Travelling With Animals

After several months of preparation, I finally embarked on my flight across the pond with our two pets, our almost 5 year old black cat, and our just over a year old Irish Setter. It’s a long story, but bear with me. I haven’t written anything about the process, as I thought it might be more interesting once I had completed the journey. Who knows, it might even be helpful to someone thinking of doing the same thing.

Moving house with a pet is not for the faint hearted. And if it involves a flight, it’s even more of a headache. Having flown with our cat to Texas from California last year – a blink-twice-and-it’s-over little 4-hour hop – I had at least some experience with the complexities of pet travel. Of course, that was absolutely nothing compared to the monumental task of flying long-haul and all the pre- and post-flight intricacies.

I’ll try and break the whole process down into chunks.

First piece of advice:
Don’t take your pet on a long flight unless you absolutely have to. I certainly understand now why people leave pets behind and find them a new home instead of bringing them along.

Second piece of advice:
Do not believe anything an airline publishes on their website. They all lie. You need to phone them, and phone them again, then ask them to send you an email confirming what they’ve just told you. If you speak to different people on the phone (and there will be numerous phone calls), you will end up with different pieces of information, but if you have an email confirming at least one of them, you can wave that into their faces when you’re at the airport.

Booking a flight:
If you plan on being on the same flight as your pet/s, be prepared for a phone marathon. You need to know that when you book your own flight, you cannot book your pets at the same time. There is a separate company that deals with the pet-related stuff, and they have nothing to do with the “human” flights.
If your pet has to fly in cargo, book their trip first. You will only be charged when you actually show up at the cargo gate, and cancelling your booking is easy, which is helpful in case you don’t get a seat on the flight of your choice. This doesn’t work so well the other way round. You might have found yourself a good deal in terms of price (and no cancellation option, of course), only to find that they won’t transport your pets. If you’re planning to travel from Austin to London on British Airways, know that they do not transport any animals during the months of June through September. This is because of heat, and the fact that BA do not have air-conditioned facilities at Austin airport. In case of a heat wave (not uncommon in this area), this heat embargo is even brought forward to May. This is not helpful when you’re planning to travel once school’s out in June. Also, BA do not accept pets in the cabin (except for service pets, but anybody who’s met our cat knows that he would never get a certification as such). All this information cannot be found online. I think they wait until you booked your flight and then make something up.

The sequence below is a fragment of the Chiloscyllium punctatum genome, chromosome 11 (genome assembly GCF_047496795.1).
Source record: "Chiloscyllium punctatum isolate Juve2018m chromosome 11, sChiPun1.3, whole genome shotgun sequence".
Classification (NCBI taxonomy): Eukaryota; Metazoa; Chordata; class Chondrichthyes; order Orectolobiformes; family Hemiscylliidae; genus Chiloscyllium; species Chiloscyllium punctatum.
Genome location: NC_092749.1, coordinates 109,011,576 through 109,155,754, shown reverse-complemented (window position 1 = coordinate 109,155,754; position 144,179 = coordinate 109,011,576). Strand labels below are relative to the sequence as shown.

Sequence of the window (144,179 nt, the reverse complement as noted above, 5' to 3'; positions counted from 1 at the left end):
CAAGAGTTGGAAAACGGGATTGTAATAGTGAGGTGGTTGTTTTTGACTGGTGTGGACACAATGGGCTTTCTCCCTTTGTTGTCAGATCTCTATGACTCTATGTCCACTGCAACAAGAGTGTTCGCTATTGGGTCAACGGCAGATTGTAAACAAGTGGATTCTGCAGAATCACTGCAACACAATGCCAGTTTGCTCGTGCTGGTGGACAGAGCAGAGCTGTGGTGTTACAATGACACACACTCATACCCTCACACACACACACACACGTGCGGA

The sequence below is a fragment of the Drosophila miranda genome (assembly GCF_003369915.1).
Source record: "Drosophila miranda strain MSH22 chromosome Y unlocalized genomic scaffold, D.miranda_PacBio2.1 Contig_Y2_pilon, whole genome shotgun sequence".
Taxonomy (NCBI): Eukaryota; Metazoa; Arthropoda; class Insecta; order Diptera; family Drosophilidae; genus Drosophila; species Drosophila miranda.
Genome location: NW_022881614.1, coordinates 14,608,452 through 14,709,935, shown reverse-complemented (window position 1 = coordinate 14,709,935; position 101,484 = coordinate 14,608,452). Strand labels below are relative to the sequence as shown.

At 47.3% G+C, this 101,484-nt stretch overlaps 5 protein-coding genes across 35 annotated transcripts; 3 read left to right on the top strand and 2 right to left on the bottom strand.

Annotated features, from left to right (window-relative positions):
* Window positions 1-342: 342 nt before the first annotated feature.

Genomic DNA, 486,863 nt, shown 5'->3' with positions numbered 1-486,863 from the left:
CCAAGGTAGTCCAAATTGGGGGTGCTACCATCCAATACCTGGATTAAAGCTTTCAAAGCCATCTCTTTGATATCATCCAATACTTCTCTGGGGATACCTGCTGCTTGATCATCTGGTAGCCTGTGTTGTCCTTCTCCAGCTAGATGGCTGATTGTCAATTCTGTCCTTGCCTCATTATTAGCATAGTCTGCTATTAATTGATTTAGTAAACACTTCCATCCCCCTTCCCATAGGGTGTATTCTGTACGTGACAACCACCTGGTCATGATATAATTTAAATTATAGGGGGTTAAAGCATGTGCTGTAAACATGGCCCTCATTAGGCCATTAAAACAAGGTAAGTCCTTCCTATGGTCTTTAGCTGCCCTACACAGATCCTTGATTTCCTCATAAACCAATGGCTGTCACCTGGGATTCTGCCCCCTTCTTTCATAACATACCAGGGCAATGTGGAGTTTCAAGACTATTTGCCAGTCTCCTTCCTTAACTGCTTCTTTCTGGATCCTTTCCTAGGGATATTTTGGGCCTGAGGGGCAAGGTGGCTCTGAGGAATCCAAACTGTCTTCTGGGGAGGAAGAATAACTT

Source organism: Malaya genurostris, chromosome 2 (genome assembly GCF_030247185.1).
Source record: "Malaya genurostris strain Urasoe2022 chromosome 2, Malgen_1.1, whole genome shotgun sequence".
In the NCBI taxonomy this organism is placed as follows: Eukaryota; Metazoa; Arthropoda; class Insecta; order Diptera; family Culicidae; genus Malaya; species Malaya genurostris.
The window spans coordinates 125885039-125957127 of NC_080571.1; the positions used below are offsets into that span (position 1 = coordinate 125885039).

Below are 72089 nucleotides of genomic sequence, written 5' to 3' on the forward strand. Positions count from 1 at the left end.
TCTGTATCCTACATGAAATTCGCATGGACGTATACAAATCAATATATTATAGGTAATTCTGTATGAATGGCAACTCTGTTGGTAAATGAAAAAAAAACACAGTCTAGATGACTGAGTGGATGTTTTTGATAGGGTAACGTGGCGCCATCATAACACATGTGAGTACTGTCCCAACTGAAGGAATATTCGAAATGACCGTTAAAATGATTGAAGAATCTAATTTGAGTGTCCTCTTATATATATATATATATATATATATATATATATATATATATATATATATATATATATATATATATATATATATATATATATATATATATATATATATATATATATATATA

The alternative is United/Lufthansa from Houston, but this wasn’t particularly helpful to us, as we’d already booked non-refundable flights with BA.
Talking to various airline representatives and pet-travelling services, I also found out that flying a pet in cargo costs way more than the website states (the information available usually pertains to domestic travel). If you see a 3-figure number quoted online, add a 0.
And if you can avoid flying your pets into the UK, then do so. Pet-travel service agencies recommend taking your pets to continental Europe instead, such as Paris or Amsterdam, and then drive them to the UK from there. As if the transportation costs weren’t enough, UK customs fees are astronomical, plus, you need an official agent (hired at your cost) to pick up your pet and bring them through customs and to the airport vet, before they can be released to you.

Vet appointments:
Once your flights are booked, you need to get in touch with your vet and set up a few appointments for your pets. You will need an USDA (United States Department of Agriculture) accredited vet, who can issue a travel health certificate. There are various things you need to know; all the information can be found here.

All pets are required to have an internationally readable microchip implanted as well as a current rabies vaccination. The bad news is that as soon as an international microchip is implanted, it renders any rabies vaccination invalid, so you have to make sure that you have the chip placed before giving a rabies refresher. So if your pet just had their vaccination, but doesn’t have a chip, tough luck.